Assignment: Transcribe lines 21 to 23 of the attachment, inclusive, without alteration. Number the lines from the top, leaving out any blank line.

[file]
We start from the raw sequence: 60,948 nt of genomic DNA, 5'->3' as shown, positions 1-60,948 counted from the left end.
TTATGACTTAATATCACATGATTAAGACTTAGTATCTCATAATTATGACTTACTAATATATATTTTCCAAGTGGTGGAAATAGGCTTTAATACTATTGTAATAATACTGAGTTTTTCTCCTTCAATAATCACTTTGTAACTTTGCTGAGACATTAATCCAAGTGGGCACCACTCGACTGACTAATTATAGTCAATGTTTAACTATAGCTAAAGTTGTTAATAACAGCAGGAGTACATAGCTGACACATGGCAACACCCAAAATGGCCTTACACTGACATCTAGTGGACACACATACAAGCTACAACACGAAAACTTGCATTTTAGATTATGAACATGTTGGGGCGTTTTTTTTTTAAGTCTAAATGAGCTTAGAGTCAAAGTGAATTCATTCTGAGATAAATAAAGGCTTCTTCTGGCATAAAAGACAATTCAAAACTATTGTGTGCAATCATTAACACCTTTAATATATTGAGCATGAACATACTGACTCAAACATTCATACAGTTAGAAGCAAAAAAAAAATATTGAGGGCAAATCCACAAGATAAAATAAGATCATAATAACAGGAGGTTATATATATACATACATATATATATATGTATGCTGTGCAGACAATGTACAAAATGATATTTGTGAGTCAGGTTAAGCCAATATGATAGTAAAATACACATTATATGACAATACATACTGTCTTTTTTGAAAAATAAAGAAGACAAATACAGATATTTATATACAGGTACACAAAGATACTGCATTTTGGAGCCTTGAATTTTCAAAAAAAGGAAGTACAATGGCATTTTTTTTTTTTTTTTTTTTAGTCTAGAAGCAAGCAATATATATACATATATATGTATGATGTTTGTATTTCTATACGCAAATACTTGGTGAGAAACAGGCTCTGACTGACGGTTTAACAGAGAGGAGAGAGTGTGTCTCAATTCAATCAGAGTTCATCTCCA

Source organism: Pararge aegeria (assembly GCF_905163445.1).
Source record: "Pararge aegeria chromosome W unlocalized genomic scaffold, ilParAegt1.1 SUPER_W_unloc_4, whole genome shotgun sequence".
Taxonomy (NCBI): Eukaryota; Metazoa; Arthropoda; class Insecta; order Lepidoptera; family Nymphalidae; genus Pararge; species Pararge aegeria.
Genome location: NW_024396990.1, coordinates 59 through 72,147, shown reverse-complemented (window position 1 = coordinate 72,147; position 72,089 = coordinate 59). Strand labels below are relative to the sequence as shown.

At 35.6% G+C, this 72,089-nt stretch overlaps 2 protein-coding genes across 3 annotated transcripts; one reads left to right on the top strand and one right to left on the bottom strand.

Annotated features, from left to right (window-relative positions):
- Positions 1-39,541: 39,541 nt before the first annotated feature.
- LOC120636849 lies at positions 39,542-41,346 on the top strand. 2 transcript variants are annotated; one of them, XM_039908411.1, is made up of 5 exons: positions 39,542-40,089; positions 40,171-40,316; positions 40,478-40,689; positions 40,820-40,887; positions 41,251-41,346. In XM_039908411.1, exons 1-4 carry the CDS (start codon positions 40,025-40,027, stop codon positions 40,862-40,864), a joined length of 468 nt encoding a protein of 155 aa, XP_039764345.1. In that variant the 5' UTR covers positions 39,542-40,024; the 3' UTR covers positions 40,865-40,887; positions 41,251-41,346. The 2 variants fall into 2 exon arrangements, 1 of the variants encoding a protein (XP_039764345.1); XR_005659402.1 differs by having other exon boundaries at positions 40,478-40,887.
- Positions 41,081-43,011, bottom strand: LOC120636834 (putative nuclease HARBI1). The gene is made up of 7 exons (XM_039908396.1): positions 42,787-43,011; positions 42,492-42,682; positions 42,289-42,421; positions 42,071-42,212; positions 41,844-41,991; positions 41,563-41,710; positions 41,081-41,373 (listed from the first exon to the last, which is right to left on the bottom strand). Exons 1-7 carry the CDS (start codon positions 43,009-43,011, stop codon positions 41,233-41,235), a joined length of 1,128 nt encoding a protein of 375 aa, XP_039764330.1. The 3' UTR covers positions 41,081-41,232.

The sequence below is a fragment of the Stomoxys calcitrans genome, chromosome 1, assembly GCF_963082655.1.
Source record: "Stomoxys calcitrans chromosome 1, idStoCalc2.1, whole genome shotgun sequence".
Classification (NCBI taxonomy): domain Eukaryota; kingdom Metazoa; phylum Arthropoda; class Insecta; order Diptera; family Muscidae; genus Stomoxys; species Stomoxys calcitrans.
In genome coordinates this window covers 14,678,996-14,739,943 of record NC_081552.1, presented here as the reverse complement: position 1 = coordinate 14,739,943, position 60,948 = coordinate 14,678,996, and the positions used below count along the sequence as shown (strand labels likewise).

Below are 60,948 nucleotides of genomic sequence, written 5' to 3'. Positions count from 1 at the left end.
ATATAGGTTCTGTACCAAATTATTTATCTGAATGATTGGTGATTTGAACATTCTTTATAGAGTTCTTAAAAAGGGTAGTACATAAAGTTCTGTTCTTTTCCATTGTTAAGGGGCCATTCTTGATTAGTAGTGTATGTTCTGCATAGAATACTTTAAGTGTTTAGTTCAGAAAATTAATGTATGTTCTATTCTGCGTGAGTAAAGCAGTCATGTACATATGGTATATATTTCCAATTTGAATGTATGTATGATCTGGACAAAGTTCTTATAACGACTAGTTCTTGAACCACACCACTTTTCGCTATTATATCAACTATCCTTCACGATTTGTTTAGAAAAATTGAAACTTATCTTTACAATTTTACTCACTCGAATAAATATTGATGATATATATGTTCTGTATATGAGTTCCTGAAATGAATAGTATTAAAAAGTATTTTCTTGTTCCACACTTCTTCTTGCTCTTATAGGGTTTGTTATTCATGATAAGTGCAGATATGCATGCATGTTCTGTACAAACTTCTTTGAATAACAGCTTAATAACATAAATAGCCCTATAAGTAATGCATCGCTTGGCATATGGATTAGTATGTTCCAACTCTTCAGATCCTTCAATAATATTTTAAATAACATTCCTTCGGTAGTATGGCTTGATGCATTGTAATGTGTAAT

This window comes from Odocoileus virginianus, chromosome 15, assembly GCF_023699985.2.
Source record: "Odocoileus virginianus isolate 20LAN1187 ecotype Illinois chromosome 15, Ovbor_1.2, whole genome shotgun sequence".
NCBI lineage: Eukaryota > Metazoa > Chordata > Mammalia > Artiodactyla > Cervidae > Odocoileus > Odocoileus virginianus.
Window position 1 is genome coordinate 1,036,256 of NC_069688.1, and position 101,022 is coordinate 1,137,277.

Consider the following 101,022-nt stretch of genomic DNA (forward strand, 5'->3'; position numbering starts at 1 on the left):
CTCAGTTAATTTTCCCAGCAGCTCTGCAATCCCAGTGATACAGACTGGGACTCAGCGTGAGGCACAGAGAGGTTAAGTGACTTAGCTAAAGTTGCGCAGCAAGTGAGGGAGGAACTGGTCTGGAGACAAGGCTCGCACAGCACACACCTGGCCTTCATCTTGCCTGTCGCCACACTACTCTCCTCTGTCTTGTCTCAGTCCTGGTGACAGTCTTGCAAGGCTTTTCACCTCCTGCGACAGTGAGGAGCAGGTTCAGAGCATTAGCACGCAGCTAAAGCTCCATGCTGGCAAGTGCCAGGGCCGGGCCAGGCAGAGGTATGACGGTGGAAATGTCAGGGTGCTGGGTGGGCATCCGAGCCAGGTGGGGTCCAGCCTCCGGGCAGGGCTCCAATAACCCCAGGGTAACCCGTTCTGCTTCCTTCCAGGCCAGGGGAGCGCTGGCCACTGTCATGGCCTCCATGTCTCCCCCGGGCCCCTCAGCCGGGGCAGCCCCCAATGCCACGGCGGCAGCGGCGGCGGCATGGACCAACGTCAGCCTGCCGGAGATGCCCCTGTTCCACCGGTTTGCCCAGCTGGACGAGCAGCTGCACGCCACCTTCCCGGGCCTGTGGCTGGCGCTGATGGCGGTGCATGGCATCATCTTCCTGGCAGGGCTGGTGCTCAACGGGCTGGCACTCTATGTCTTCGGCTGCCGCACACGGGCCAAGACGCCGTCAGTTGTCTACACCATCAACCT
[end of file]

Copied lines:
Window position 1 is genome coordinate 1,036,256 of NC_069688.1, and position 101,022 is coordinate 1,137,277.

Consider the following 101,022-nt stretch of genomic DNA (forward strand, 5'->3'; position numbering starts at 1 on the left):
CTCAGTTAATTTTCCCAGCAGCTCTGCAATCCCAGTGATACAGACTGGGACTCAGCGTGAGGCACAGAGAGGTTAAGTGACTTAGCTAAAGTTGCGCAGCAAGTGAGGGAGGAACTGGTCTGGAGACAAGGCTCGCACAGCACACACCTGGCCTTCATCTTGCCTGTCGCCACACTACTCTCCTCTGTCTTGTCTCAGTCCTGGTGACAGTCTTGCAAGGCTTTTCACCTCCTGCGACAGTGAGGAGCAGGTTCAGAGCATTAGCACGCAGCTAAAGCTCCATGCTGGCAAGTGCCAGGGCCGGGCCAGGCAGAGGTATGACGGTGGAAATGTCAGGGTGCTGGGTGGGCATCCGAGCCAGGTGGGGTCCAGCCTCCGGGCAGGGCTCCAATAACCCCAGGGTAACCCGTTCTGCTTCCTTCCAGGCCAGGGGAGCGCTGGCCACTGTCATGGCCTCCATGTCTCCCCCGGGCCCCTCAGCCGGGGCAGCCCCCAATGCCACGGCGGCAGCGGCGGCGGCATGGACCAACGTCAGCCTGCCGGAGATGCCCCTGTTCCACCGGTTTGCCCAGCTGGACGAGCAGCTGCACGCCACCTTCCCGGGCCTGTGGCTGGCGCTGATGGCGGTGCATGGCATCATCTTCCTGGCAGGGCTGGTGCTCAACGGGCTGGCACTCTATGTCTTCGGCTGCCGCACACGGGCCAAGACGCCGTCAGTTGTCTACACCATCAACCT